Blog: Lizzie Nunnery

The writer of Narvik, a new play with songs, tells us how the story was inspired by her grandfather – and homemade cake

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Some time four years ago I met for a cup of tea with Hannah Tyrrell Pinder of Box of Tricks Theatre in a café in the Northern Quarter in Manchester. I don’t remember the name of it. There were handpainted walls and second-hand furniture and homemade cake, and we talked about ways of colliding theatre and live folk music with storytelling. We talked about the navy in WWII, about the collision of a generation of young men with mass violence and a fragmenting Europe, about the boys who never came home and the boys who came home transformed. I remember clearly Hannah pointing out that those boys, the youngest of them, were now disappearing, so many of their stories dying with them. We’d had other chats about ideas, but I left that day with a head full up with pictures of the show we were going to make together– tingling with the possibilities.

My grandfather Bill Mothershaw was 18 when he went to war. He died in 2015 aged 91. I’d long wanted to write something inspired by his wartime experiences but it was Box of Tricks which pushed me to do it – to ask him the right questions before it was too late. I’m incredibly grateful for that. He had a sharp memory right to the end, but when I asked him about his war he certainly didn’t remember everything. I got fragments, impressions, scraps of information, feelings and images out of order. He once sailed on a ship called The Gazelle, he remembered the blue of the Atlantic and his eyes lit up when he described cutting through it: “Great days, Liz. You really felt you were doing something.” He remembered horrific things: shovelling bodies from the deck of a flooded ship, cornering and shooting German soldiers in Oslo at the end of the war, seeing Norwegians considered traitors brutally punished in the street. He remembered the cold: slipping on frozen piss and vomit on deck in the Arctic, boots glued to the legs with frost, looking forward to the daily tot of rum. The story he told most often and most proudly was from 1945. He was on the flotilla that brought the Norwegian Prince Olav back to Oslo after the end of the Nazi occupation. He spoke so vividly about entering the Oslo fjord, seeing the people rowing out in little boats lifting up their hands for bread. ‘They were starving.” He didn’t talk of war as glorious or meaningful or terrible or harrowing, but as all those things. In his memory it was all those impressions and feelings at once, and so much more he might have forgotten, or perhaps would never tell me.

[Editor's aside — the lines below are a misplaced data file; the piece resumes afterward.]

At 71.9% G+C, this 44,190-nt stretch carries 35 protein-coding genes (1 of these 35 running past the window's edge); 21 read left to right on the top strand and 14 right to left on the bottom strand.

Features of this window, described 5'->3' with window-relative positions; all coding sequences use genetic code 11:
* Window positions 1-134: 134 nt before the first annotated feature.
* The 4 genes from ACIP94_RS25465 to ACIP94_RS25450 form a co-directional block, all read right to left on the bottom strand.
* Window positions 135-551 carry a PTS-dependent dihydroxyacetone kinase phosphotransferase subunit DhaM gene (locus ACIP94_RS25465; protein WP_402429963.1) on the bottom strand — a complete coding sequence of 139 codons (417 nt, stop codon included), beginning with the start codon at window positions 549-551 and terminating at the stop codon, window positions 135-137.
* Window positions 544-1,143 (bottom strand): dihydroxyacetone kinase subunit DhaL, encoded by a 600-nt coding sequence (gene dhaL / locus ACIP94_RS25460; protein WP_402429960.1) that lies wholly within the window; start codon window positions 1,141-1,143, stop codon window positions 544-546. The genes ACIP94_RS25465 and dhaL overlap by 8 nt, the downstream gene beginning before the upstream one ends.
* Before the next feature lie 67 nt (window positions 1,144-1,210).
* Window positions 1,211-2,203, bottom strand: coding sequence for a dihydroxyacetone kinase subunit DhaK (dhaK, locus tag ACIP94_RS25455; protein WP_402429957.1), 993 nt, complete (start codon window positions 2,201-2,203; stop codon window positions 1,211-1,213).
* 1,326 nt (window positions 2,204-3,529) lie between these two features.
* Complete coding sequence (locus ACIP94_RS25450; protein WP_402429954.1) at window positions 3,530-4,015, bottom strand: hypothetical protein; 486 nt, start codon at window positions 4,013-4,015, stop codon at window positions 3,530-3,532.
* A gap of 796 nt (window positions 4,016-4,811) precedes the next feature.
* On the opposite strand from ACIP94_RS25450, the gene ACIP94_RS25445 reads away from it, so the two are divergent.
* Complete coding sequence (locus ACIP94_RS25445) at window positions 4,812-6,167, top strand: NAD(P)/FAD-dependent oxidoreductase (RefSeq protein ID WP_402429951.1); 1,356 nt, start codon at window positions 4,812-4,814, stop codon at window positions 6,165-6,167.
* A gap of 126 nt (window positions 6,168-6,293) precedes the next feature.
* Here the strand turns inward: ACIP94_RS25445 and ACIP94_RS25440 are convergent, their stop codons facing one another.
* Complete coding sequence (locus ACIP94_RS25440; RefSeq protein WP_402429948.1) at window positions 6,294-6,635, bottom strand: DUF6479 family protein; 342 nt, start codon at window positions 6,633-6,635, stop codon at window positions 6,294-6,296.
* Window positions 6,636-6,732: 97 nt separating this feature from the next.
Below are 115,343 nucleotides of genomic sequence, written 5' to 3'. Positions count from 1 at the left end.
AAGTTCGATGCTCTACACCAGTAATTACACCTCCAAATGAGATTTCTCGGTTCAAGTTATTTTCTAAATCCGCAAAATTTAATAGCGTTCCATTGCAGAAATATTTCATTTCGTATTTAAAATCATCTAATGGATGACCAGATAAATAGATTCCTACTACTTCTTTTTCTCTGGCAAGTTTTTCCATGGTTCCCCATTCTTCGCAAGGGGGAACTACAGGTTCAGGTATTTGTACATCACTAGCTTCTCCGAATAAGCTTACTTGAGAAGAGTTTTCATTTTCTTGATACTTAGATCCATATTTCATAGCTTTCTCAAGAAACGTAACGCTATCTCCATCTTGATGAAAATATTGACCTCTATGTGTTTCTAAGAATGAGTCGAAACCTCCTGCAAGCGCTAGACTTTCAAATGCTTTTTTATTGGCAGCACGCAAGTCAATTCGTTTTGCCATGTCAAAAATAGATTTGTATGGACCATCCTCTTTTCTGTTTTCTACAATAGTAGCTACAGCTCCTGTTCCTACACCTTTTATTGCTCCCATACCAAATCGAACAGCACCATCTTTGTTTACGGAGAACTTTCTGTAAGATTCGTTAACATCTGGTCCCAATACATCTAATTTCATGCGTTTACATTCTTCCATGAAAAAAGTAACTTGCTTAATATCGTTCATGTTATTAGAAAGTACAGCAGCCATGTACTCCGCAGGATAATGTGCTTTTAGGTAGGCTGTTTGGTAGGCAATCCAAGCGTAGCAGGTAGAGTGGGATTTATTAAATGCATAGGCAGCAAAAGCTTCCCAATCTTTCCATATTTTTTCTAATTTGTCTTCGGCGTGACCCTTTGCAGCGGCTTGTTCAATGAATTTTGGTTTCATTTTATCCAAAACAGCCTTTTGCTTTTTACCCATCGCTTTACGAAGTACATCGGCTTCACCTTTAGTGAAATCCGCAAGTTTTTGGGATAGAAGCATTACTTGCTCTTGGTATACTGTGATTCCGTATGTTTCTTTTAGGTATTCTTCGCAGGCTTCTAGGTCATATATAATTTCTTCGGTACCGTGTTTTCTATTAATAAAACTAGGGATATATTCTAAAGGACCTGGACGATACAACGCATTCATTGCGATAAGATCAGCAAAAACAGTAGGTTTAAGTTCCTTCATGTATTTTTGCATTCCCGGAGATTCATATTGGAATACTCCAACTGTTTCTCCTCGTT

We all tell stories, we all try to find
a clear and linear version of the truth

We all tell stories, we all try to find a clear and linear version of the truth: of ourselves, our lives, our pasts. When developing Narvik, Hannah and I read a lot of real accounts of WWII sailors and got stuck on the idea of people as defined by action. These navy boys would sail around for months on end, bored half out of their minds but always waiting, waiting for the moment when they’d be called upon to act, to be heroic. The pressure on them was terrific. Until that moment of attack or defence arrived they couldn’t know how they’d react, who they’d be. In the play the central character Jim says: “You are what you do… It’s all any of us are. It’s all we’ve got.” We’re all trying to navigate past behaviour and future intentions to work out what our story is, who we might be. Here and now we’re looking out at global events and inconceivable violent conflicts like those sailors looking out on endlessly shifting seas, trying to fathom a shape, to find something solid to hold on to.

Narvik isn’t my grandfather’s story – there’s a lot in there that’s pure fiction – but it’s inspired by the strange days he lived through, and perhaps writing the play was my way of saying goodbye to him, of trying to make sense of the disconnection of past and present. Faced with the disorientating movement of time we seek out love and connection. It’s what Jim does as he longs for his lover Else. It’s what I did when I sat down with my grandfather and asked him questions about his life. It’s what every person does when they come to the theatre. We come to see a play to be entertained, thrilled, amused, but more than that we come to understand, to relate to the characters on stage, the person sitting next to us. When a whole audience laughs or cries or breathes in at once it’s a little shining piece of connection – a moment of clarity and relief. Narvik’s a love story, a war story, a thriller. It’s got songs performed live by incredible musicians, wonderful versatile actors, an astonishing set. I hope it’s also a thread in the dark between my grandfather and all those other boys who went to war, and me, and any stranger who feels compelled to buy a ticket. That’s the intention. That’s the experiment. That’s why theatre’s great if it’s any good at all. Maybe see you in the dark?

Narvik is at Home, Manchester, 31 Jan-4 Feb. It’s then touring venues including in Liverpool, Harrogate, Bury, Keswick, York and Leeds, until 25 March

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